Dershowitz: ‘You Cannot Have Obstruction of Justice When the President Exercises His Constitutional Authority’

Wednesday on CNN’s “AC 360,” Harvard law professor Alan Dershowitz insisted the argument that President Donald Trump had obstructed justice with his reported remarks to former FBI Director James Comey was flawed given the president of the United States’ constitutional powers.

Dershowitz explained to host Anderson Cooper that as president, Trump could have instructed Comey not to pursue an investigation against former National Security Advisor Michael Flynn or he could have pardoned him and have made the investigation a moot point.

“Well first of all, let’s look at the big constitutional picture,” Dershowitz said. “The president could have told Comey you are commanded, directed to block the prosecution against Flynn. The president has the right to do that. Comey acknowledges that. He says in the statement that historically, historically presidents have done that to the Justice Department. But in the last few years, we’ve had a tradition of separation.”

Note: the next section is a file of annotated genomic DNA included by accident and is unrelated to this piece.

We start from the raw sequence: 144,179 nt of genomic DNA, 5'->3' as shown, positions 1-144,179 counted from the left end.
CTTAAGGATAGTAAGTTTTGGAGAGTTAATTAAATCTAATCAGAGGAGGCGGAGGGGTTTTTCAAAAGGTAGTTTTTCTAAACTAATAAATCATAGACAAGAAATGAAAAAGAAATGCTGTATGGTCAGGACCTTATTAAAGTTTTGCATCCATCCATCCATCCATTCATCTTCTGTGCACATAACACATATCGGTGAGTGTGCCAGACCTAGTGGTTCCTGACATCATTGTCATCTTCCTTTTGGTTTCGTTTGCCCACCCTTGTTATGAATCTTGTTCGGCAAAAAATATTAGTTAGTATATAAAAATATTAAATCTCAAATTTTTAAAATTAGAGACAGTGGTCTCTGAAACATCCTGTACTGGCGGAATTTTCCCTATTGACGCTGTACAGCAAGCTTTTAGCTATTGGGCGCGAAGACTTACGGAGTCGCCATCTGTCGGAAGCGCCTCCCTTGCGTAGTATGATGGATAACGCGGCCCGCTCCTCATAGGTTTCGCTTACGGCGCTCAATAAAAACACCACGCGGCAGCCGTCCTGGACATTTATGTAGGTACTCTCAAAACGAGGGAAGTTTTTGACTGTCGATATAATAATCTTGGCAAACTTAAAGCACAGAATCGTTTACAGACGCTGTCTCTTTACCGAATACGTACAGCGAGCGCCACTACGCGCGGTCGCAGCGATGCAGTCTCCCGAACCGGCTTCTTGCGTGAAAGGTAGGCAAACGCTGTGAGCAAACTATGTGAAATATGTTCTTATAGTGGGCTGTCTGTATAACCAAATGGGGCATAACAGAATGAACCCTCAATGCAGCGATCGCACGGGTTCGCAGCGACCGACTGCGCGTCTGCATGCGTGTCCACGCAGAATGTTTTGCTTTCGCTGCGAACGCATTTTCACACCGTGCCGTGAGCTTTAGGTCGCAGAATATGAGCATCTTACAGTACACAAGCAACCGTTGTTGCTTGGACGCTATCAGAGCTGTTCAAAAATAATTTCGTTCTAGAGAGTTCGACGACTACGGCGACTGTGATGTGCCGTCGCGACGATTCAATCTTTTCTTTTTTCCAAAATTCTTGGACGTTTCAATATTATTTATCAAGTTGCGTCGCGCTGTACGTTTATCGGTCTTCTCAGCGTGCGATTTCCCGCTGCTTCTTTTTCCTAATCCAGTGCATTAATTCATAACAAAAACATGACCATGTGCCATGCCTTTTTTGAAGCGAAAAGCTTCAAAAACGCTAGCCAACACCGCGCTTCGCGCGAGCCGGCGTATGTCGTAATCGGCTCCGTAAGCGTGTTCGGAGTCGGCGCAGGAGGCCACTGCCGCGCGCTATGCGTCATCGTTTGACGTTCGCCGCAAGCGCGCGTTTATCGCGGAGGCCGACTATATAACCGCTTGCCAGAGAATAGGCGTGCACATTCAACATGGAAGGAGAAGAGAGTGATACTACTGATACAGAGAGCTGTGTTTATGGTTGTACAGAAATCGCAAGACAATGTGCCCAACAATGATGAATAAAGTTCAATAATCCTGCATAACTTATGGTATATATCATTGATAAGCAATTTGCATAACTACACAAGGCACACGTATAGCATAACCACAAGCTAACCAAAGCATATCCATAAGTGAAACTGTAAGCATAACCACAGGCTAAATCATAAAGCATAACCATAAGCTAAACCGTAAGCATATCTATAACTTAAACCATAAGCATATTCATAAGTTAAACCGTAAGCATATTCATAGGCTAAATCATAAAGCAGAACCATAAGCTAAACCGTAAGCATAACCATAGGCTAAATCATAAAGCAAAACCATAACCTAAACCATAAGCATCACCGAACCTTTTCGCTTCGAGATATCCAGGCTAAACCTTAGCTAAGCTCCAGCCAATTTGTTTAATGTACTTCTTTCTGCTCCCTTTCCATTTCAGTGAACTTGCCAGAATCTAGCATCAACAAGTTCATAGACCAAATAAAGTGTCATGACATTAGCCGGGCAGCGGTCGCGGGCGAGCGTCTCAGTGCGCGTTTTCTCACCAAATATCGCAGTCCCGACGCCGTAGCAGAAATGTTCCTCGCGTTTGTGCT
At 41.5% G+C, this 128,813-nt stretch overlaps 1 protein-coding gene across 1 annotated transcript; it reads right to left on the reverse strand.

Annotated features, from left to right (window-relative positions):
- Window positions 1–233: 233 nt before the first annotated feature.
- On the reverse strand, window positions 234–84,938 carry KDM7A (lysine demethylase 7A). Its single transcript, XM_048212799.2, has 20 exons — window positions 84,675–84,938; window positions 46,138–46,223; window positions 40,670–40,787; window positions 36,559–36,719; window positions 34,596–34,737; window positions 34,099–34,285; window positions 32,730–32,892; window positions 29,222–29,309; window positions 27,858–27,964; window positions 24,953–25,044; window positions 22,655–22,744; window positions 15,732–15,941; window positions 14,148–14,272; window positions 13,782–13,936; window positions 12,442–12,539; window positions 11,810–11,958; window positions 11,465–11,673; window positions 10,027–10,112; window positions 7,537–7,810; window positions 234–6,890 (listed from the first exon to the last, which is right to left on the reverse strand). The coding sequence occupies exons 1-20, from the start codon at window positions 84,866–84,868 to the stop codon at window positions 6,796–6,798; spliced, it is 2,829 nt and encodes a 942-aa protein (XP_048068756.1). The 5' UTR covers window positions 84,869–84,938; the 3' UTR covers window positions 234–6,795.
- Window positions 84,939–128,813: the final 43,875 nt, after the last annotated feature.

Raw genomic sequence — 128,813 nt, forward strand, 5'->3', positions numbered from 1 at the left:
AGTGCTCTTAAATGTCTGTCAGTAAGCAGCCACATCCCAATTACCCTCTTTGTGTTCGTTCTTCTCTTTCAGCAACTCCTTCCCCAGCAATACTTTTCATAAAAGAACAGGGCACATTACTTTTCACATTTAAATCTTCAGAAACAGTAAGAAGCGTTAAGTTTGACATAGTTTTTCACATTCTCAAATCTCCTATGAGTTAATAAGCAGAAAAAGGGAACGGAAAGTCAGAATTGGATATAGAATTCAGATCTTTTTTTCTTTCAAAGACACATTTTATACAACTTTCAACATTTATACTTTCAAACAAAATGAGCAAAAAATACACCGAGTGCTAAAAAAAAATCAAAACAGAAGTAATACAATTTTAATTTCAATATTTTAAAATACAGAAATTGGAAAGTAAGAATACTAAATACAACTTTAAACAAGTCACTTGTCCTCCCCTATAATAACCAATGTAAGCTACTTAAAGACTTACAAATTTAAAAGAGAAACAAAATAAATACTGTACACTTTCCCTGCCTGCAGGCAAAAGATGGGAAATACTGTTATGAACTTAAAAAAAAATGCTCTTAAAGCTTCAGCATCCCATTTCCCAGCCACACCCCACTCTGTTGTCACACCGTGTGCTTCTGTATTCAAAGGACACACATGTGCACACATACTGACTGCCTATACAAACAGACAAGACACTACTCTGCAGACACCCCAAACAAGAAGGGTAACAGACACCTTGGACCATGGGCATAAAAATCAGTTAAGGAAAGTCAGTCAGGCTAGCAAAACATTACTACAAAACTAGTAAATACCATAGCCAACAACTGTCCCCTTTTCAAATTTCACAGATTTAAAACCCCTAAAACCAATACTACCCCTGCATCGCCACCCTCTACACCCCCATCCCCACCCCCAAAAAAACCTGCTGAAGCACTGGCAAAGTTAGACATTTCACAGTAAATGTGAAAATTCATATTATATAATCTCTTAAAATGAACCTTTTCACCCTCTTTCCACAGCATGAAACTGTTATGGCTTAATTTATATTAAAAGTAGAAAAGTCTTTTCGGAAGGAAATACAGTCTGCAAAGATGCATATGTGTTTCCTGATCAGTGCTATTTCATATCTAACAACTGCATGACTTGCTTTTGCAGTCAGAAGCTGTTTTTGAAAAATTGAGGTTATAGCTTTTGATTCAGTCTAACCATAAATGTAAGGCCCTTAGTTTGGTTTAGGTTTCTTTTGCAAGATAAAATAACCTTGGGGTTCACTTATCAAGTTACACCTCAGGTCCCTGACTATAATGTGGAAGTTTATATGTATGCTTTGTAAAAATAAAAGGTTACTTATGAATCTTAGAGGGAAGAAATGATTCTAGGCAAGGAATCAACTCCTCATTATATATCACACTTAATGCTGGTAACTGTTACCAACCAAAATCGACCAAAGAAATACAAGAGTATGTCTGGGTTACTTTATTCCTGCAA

“But that tradition doesn’t create crime,” he continued. “Remember also what the president could have done – he could have said to Comey, ‘Stop this investigation. I am now pardoning Flynn. That’s what President Bush did in the beginning of the investigation of Casper Weinberger, which could have led back to the White House to the first President Bush, President Bush on the eve of the trial pardoned Casper Weinberger, pardoned six people and special counsel Walsh said, ‘This is outrageous. He’s stopping the investigation. Nobody’s talking about obstruction of justice. You cannot have obstruction of justice when the president exercises his constitutional authority to pardon, his constitutional authority to fire the director of the FBI or his constitutional authority to the director of the FBI who to prosecute, who not to prosecute. So let’s get out of the weeds and let’s look at the big constitutional question.”

“What I am telling you is even if he did want to impede it and if he did impede it, that is his constitutional power,” he added. “He has the right to say, ‘You will not investigate Flynn. The best proof of that is he could have simply said to Comey, ‘Stop the investigation. I just pardoned Flynn. It’s over.’ My precedent – George Bush. He pardoned Weinberger when he could have easily pointed the finger back at Bush.”

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